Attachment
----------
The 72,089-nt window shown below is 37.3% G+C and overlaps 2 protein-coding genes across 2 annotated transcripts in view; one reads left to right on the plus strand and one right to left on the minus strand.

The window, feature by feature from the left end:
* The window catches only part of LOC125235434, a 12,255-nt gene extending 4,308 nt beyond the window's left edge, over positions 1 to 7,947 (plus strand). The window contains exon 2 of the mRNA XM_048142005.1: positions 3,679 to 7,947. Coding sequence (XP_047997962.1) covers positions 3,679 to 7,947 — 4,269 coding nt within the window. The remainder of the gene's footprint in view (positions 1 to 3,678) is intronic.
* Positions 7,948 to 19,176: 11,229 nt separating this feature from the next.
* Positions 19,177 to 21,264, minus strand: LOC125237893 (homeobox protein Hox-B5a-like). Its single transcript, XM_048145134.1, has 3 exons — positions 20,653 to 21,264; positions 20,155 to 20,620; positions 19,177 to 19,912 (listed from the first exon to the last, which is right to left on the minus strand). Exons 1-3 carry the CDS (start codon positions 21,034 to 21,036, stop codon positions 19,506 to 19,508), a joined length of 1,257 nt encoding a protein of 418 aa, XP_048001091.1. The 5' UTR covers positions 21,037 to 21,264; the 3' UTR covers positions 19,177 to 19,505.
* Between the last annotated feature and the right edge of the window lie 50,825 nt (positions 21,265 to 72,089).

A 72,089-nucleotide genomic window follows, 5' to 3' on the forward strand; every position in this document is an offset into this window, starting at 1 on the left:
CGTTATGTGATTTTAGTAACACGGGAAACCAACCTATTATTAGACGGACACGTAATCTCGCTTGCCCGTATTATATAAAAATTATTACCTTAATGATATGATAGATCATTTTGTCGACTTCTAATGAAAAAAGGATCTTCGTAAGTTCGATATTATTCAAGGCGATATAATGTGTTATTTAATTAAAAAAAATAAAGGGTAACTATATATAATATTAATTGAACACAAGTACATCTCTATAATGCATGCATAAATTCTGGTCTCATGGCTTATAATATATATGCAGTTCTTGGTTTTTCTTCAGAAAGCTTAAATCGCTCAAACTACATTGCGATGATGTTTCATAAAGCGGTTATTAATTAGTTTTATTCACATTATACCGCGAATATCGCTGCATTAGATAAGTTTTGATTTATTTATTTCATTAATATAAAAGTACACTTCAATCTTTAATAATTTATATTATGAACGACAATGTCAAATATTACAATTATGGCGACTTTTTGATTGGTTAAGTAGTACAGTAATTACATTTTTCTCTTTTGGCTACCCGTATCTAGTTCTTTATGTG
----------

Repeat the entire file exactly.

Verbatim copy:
The 72,089-nt window shown below is 37.3% G+C and overlaps 2 protein-coding genes across 2 annotated transcripts in view; one reads left to right on the plus strand and one right to left on the minus strand.

The window, feature by feature from the left end:
* The window catches only part of LOC125235434, a 12,255-nt gene extending 4,308 nt beyond the window's left edge, over positions 1 to 7,947 (plus strand). The window contains exon 2 of the mRNA XM_048142005.1: positions 3,679 to 7,947. Coding sequence (XP_047997962.1) covers positions 3,679 to 7,947 — 4,269 coding nt within the window. The remainder of the gene's footprint in view (positions 1 to 3,678) is intronic.
* Positions 7,948 to 19,176: 11,229 nt separating this feature from the next.
* Positions 19,177 to 21,264, minus strand: LOC125237893 (homeobox protein Hox-B5a-like). Its single transcript, XM_048145134.1, has 3 exons — positions 20,653 to 21,264; positions 20,155 to 20,620; positions 19,177 to 19,912 (listed from the first exon to the last, which is right to left on the minus strand). Exons 1-3 carry the CDS (start codon positions 21,034 to 21,036, stop codon positions 19,506 to 19,508), a joined length of 1,257 nt encoding a protein of 418 aa, XP_048001091.1. The 5' UTR covers positions 21,037 to 21,264; the 3' UTR covers positions 19,177 to 19,505.
* Between the last annotated feature and the right edge of the window lie 50,825 nt (positions 21,265 to 72,089).

A 72,089-nucleotide genomic window follows, 5' to 3' on the forward strand; every position in this document is an offset into this window, starting at 1 on the left:
CGTTATGTGATTTTAGTAACACGGGAAACCAACCTATTATTAGACGGACACGTAATCTCGCTTGCCCGTATTATATAAAAATTATTACCTTAATGATATGATAGATCATTTTGTCGACTTCTAATGAAAAAAGGATCTTCGTAAGTTCGATATTATTCAAGGCGATATAATGTGTTATTTAATTAAAAAAAATAAAGGGTAACTATATATAATATTAATTGAACACAAGTACATCTCTATAATGCATGCATAAATTCTGGTCTCATGGCTTATAATATATATGCAGTTCTTGGTTTTTCTTCAGAAAGCTTAAATCGCTCAAACTACATTGCGATGATGTTTCATAAAGCGGTTATTAATTAGTTTTATTCACATTATACCGCGAATATCGCTGCATTAGATAAGTTTTGATTTATTTATTTCATTAATATAAAAGTACACTTCAATCTTTAATAATTTATATTATGAACGACAATGTCAAATATTACAATTATGGCGACTTTTTGATTGGTTAAGTAGTACAGTAATTACATTTTTCTCTTTTGGCTACCCGTATCTAGTTCTTTATGTG